During pregnancy there is a greater tendency for the blood to clot inside the deep veins of the legs and, thus, VTE to occur

The pressure caused by the fetus on the veins of the legs, at groin level, the production of the placenta of procoagulant substances (to prevent bleeding) and the lower mobility of pregnant women, help the appearance of VTE.

Pregnant women run five times more risk of suffering VTE than non pregnant women of similar age.

Although the number of pregnancies with this disease is low, it is a problem of great relevance since PE it is one of the leading causes of death in pregnant women and during the postpartum period, and DVT in the legs  can lead to permanent symptoms.

VTE symptoms in the legs can be confused with pregnancy symptoms themselves. Furthermore,  PE symptoms can also occur in pregnant women without an embolism. However, the fact that these symptoms may be normal in a pregnant woman, should not delay the diagnosis of the disease.

All pregnant woman showing some of the symptoms described above, should have an ultrasound of their legs to rule a possible DVT out. When suspecting PE, there are  examinations that can be done which incur little risk on the fetus in order to confirm or rule out the disease.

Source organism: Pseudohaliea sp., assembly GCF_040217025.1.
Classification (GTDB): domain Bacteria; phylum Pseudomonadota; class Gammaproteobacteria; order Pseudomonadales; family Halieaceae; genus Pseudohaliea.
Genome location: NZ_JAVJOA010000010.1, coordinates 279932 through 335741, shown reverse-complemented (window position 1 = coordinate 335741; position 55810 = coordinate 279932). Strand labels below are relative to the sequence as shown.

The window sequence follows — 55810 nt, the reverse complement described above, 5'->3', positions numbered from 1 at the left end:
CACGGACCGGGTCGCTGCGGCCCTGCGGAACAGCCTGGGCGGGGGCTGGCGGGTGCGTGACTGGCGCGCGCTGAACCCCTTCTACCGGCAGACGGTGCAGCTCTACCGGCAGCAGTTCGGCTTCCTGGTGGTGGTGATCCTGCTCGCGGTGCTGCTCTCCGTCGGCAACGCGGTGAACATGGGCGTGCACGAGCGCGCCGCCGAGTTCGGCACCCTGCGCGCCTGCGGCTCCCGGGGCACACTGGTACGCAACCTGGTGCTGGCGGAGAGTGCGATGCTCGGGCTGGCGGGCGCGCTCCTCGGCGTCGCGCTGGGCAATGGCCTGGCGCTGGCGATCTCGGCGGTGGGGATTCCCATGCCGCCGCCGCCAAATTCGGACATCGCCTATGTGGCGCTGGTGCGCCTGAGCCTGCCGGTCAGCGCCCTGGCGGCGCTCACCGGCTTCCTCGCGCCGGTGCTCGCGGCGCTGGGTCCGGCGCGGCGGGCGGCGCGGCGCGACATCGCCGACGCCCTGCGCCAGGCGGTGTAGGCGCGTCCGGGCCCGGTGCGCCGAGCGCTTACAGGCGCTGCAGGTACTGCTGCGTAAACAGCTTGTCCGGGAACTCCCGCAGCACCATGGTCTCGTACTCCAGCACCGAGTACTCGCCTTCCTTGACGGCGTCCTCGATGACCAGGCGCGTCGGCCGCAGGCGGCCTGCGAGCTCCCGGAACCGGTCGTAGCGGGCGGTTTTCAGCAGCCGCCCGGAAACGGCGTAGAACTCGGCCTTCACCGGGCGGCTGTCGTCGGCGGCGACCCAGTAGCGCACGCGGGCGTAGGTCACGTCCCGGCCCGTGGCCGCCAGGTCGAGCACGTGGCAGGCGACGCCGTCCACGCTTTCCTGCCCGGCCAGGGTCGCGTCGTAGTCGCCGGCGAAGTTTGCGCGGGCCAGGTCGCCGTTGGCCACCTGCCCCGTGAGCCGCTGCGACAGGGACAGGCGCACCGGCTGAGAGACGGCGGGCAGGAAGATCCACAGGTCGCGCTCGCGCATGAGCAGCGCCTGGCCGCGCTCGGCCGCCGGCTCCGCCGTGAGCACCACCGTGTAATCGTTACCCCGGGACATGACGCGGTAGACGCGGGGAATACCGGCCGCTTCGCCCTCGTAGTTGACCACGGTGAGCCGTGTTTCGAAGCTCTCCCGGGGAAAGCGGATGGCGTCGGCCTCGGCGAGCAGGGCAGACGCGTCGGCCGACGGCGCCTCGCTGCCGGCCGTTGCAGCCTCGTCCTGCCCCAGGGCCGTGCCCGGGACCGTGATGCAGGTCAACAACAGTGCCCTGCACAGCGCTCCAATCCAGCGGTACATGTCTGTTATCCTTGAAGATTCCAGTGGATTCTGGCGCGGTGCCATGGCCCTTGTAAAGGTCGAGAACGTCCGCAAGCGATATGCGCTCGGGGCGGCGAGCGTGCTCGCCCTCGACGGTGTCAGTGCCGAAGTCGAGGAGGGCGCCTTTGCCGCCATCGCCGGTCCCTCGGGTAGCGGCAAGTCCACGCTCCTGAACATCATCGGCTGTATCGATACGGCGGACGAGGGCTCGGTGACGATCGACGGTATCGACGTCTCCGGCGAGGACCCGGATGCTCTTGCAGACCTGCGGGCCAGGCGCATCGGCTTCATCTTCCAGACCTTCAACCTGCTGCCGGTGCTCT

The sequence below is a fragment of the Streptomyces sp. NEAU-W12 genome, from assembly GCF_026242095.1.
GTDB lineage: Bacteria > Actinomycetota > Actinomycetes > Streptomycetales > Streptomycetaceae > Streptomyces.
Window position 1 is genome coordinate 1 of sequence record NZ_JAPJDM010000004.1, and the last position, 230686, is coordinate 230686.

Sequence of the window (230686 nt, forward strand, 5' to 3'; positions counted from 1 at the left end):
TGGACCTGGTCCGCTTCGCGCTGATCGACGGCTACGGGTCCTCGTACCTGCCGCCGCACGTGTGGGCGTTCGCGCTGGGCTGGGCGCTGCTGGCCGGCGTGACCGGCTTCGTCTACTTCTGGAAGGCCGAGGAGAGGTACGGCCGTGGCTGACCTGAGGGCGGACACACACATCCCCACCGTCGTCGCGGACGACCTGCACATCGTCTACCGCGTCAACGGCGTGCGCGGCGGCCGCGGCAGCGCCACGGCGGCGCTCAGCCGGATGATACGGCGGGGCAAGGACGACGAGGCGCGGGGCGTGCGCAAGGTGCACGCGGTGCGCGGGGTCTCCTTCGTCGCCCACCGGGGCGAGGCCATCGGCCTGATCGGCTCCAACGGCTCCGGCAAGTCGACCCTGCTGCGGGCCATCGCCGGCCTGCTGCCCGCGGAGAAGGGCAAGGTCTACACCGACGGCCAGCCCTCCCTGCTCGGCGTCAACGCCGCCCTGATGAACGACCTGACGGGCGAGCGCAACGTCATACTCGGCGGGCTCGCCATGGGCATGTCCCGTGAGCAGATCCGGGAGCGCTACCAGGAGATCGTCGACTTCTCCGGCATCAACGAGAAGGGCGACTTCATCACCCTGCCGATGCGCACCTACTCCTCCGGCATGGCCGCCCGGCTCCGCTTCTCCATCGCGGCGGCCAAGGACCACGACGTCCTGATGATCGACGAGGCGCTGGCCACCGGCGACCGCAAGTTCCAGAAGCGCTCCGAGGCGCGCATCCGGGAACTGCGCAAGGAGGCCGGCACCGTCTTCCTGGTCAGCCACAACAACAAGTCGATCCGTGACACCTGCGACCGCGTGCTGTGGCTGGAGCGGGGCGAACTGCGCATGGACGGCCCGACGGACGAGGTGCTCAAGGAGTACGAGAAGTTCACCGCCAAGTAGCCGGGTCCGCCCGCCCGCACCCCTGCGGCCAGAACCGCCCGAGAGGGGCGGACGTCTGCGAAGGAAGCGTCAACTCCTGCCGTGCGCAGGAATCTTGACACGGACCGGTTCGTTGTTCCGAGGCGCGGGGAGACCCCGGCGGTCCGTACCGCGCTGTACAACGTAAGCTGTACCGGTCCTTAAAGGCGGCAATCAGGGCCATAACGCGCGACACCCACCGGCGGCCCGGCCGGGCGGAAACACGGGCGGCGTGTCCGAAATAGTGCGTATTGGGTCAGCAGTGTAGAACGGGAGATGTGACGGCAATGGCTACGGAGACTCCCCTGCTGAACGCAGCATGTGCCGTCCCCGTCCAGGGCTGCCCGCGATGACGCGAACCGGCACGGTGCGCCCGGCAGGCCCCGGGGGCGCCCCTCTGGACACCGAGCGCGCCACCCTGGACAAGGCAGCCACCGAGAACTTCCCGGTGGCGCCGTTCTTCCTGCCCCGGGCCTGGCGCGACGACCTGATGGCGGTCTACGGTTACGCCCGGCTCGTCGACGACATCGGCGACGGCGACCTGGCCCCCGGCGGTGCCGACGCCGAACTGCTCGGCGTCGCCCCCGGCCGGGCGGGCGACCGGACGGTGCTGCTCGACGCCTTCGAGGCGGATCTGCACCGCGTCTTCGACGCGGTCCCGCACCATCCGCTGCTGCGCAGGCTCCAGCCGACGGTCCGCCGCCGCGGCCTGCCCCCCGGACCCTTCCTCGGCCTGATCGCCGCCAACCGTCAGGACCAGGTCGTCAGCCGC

In pregnant women, anticoagulant therapy is given in the form of subcutaneous injections based on low-molecular-weight heparin: an injection a day, for one month after childbirth. Once the treatment is established, the evolution of the disease is generally good, with less than 2% of women suffering relapses or bleeding during the treatment.

A pregnant woman who has already had a DVT or a PE, is at a high risk of having a new episode during her pregnancy. In this case, a doctor must be consulted to receive a suitable prevention treatment throughout her pregnancy.


I am pregnant and my doctor told me that I must walk every day, because I run the risk of suffering a thrombosis. How do I know if I have it?
A thrombosis, if appearing, would cause you pain and/or swelling in the leg. If it was a pulmonary embolism, you would have difficulty in breathing when making an effort that normally would not have this effect on you. In these cases, you should consult your physician.
I am four weeks pregnant and a few years ago, I suffered a pulmonary embolism. Am I at risk of this condition recurring? Can I do something to prevent it?
Go to your doctor. Surely, he/she will prescribe some medication that you should take to prevent a new embolism during your entire pregnancy.


Do you have questions?

If there are any aspects of thrombosis and/or pulmonary embolism that you are not sure about, you can contact us, and our specialists will answer you shortly. This cannot replace the visit to your doctor